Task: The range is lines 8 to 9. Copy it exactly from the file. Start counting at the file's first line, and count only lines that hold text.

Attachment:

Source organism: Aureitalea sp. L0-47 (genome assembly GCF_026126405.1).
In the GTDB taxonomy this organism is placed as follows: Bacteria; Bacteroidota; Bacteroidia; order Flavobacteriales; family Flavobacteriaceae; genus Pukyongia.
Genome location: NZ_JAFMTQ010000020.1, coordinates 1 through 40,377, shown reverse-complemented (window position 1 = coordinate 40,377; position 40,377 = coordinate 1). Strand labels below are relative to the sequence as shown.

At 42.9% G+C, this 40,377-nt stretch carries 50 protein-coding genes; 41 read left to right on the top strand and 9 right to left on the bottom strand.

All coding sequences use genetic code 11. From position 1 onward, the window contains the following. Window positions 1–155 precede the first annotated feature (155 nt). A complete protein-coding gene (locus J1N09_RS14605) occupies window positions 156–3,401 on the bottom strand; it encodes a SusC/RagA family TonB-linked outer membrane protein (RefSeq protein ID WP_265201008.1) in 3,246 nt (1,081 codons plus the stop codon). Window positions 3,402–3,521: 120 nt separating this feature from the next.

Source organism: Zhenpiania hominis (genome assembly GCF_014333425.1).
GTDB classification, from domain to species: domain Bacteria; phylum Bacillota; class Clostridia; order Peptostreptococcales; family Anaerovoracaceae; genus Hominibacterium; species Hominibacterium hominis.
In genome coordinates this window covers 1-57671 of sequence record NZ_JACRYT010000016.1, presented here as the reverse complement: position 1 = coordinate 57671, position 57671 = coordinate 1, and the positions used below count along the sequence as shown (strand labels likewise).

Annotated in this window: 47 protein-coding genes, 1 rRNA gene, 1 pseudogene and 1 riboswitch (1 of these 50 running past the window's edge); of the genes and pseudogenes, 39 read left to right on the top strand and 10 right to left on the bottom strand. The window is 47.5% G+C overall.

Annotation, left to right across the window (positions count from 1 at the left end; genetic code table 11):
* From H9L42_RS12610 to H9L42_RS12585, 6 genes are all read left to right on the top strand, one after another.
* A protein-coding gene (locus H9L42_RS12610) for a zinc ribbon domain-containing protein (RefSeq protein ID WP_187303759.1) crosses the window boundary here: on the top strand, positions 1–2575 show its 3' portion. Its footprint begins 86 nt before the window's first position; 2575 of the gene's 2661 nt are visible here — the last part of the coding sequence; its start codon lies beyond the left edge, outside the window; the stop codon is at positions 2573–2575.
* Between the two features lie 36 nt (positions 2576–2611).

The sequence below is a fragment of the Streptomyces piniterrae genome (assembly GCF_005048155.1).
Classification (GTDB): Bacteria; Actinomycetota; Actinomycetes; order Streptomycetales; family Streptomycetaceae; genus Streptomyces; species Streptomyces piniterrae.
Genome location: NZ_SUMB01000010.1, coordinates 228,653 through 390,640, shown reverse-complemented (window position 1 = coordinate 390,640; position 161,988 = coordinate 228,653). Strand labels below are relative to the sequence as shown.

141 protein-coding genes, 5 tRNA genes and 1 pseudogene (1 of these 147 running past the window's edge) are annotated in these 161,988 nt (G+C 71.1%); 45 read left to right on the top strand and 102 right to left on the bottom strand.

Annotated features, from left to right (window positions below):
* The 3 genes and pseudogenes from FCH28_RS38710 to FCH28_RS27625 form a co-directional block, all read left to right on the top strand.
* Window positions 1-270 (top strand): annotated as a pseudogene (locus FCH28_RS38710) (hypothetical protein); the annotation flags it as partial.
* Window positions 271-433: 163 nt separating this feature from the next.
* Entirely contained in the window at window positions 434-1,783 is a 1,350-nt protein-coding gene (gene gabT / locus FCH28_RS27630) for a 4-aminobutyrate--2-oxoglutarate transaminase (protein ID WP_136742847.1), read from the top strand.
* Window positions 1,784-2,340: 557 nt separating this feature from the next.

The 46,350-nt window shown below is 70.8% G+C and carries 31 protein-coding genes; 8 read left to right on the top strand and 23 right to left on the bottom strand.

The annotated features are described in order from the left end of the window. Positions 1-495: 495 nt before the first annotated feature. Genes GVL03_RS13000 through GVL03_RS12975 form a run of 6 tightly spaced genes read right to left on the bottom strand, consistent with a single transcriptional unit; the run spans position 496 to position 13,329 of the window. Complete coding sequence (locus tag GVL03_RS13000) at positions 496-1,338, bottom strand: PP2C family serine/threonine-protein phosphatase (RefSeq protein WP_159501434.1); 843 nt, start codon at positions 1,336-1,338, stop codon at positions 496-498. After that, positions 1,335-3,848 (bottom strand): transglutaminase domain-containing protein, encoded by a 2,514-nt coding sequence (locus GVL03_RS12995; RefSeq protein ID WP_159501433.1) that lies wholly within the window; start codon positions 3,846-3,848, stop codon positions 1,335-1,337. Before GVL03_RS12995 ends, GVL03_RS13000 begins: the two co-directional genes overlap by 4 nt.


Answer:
In genome coordinates this window covers 1-57671 of sequence record NZ_JACRYT010000016.1, presented here as the reverse complement: position 1 = coordinate 57671, position 57671 = coordinate 1, and the positions used below count along the sequence as shown (strand labels likewise).

Annotated in this window: 47 protein-coding genes, 1 rRNA gene, 1 pseudogene and 1 riboswitch (1 of these 50 running past the window's edge); of the genes and pseudogenes, 39 read left to right on the top strand and 10 right to left on the bottom strand. The window is 47.5% G+C overall.